It looks like a lock for Dr. Ben Carson.
Even after his plainspoken proclamation that gay Americans were not due any special rights, apart from those already afforded every American, Dr. Carson had a relatively smooth ride, and is expected to easily clear the Senate Banking Committee, to earn confirmation as Secretary of Housing and Urban Development.
The former neurosurgeon offered uncompromising statements on several controversial issues, and didn’t elicit any significant opposition from Republicans during Thursday’s hearing. With 12 Republican votes and 11 Democratic votes on the panel, Carson only needs to avoid any Republican defections to advance to a vote in the full Senate.
During the hearing, two Democrats from states won by President-elect Trump signaled that they did not intend to try to hold up his confirmation: Sens. Jon Tester of Montana and Heidi Heitkamp of North Dakota. Others signaled that they were taking a friendly approach to his confirmation process, even if they weren’t committed to supporting him.
“You’ve done an incredible job,” said Sen. Catherine Cortez Masto, the freshman Democrat from Nevada, at the hearing’s end.
During the two hour period of testimony, Carson called Obama’s housing diversity rule, a “central dictation of people’s lives.”
He promised to take a closer look at the rate cut on premiums for mortgage insurance backed by the FHA. He also promised to cut back on regulations that might stifle building and lending.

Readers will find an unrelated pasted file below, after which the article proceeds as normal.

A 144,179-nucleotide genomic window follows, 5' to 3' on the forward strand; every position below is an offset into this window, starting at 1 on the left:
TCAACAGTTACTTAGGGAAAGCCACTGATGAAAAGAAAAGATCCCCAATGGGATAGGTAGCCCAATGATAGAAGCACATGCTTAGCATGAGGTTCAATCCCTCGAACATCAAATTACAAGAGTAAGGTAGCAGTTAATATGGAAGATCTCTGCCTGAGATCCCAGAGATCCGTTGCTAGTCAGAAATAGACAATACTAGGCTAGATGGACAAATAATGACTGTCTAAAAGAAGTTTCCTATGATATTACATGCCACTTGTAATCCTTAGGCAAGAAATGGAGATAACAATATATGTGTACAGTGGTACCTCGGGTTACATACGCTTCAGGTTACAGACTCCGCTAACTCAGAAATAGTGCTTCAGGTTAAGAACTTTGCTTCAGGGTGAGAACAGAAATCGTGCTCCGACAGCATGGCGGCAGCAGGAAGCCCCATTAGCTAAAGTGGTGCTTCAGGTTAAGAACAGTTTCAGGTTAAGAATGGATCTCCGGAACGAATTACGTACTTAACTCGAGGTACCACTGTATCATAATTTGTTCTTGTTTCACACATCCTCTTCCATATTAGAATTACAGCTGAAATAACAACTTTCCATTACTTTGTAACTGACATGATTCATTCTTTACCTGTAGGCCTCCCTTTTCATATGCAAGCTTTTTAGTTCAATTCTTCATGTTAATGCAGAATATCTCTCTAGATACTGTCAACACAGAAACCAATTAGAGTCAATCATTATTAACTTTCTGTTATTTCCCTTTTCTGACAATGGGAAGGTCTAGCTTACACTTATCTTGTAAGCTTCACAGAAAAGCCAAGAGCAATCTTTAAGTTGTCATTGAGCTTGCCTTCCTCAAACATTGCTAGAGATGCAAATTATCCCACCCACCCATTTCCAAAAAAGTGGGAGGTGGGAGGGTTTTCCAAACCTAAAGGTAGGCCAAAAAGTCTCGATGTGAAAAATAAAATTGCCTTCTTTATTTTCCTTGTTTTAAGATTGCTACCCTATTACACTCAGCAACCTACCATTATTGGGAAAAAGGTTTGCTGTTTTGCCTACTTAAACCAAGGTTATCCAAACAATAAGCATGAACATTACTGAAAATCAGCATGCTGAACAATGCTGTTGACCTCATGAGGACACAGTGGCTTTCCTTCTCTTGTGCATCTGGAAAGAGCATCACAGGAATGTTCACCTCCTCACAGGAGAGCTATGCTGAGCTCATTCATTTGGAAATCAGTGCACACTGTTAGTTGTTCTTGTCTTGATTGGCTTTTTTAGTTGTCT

He even suggested that the private sector might be able to replace government guarantees for mortgages in maintaining the existence of the 30-year, fixed-rate mortgage — the closest thing to a sacred cow in housing finance policy. Concerns over the availability of the 30-year, fixed-rate mortgage helped stall a House Republican effort to overhaul housing finance in 2013.
And he promised that he would defend HUD’s budget, rather than slashing it as suggested by campaign trail comments. Furthermore, he said that he intended to embark on a national listening tour after confirmation, and afterward “put together a world-class plan for housing in this country.” That plan, he said, might involve less spending, but it also might involve increasing it.
Department secretaries don’t often embark on “listening” tours, but if it proves successful in fixing problems within the housing system in this country, then by all means, get out there and mix it up, Dr. Carson!
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